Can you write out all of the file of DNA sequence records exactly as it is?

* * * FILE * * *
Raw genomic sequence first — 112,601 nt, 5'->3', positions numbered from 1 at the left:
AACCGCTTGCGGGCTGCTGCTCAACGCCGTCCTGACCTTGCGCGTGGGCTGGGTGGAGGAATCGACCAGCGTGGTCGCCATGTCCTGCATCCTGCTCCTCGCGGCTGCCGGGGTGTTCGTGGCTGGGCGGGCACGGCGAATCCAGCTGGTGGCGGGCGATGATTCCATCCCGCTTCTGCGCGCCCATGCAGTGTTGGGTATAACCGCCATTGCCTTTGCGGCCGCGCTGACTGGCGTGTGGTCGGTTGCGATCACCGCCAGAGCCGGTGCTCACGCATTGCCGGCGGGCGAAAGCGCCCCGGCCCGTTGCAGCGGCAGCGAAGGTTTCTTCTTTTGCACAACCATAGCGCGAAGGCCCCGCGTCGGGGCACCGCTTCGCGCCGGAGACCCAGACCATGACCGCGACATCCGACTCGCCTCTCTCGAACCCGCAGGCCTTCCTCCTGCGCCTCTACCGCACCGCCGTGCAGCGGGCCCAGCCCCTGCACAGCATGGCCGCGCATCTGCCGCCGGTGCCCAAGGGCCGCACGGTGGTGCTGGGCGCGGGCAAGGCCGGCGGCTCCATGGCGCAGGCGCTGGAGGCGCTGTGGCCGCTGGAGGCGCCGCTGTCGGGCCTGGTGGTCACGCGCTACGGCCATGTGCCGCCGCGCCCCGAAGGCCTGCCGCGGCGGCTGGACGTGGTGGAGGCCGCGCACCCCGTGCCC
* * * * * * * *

Raw genomic sequence first — 112,601 nt, 5'->3', positions numbered from 1 at the left:
AACCGCTTGCGGGCTGCTGCTCAACGCCGTCCTGACCTTGCGCGTGGGCTGGGTGGAGGAATCGACCAGCGTGGTCGCCATGTCCTGCATCCTGCTCCTCGCGGCTGCCGGGGTGTTCGTGGCTGGGCGGGCACGGCGAATCCAGCTGGTGGCGGGCGATGATTCCATCCCGCTTCTGCGCGCCCATGCAGTGTTGGGTATAACCGCCATTGCCTTTGCGGCCGCGCTGACTGGCGTGTGGTCGGTTGCGATCACCGCCAGAGCCGGTGCTCACGCATTGCCGGCGGGCGAAAGCGCCCCGGCCCGTTGCAGCGGCAGCGAAGGTTTCTTCTTTTGCACAACCATAGCGCGAAGGCCCCGCGTCGGGGCACCGCTTCGCGCCGGAGACCCAGACCATGACCGCGACATCCGACTCGCCTCTCTCGAACCCGCAGGCCTTCCTCCTGCGCCTCTACCGCACCGCCGTGCAGCGGGCCCAGCCCCTGCACAGCATGGCCGCGCATCTGCCGCCGGTGCCCAAGGGCCGCACGGTGGTGCTGGGCGCGGGCAAGGCCGGCGGCTCCATGGCGCAGGCGCTGGAGGCGCTGTGGCCGCTGGAGGCGCCGCTGTCGGGCCTGGTGGTCACGCGCTACGGCCATGTGCCGCCGCGCCCCGAAGGCCTGCCGCGGCGGCTGGACGTGGTGGAGGCCGCGCACCCCGTGCCC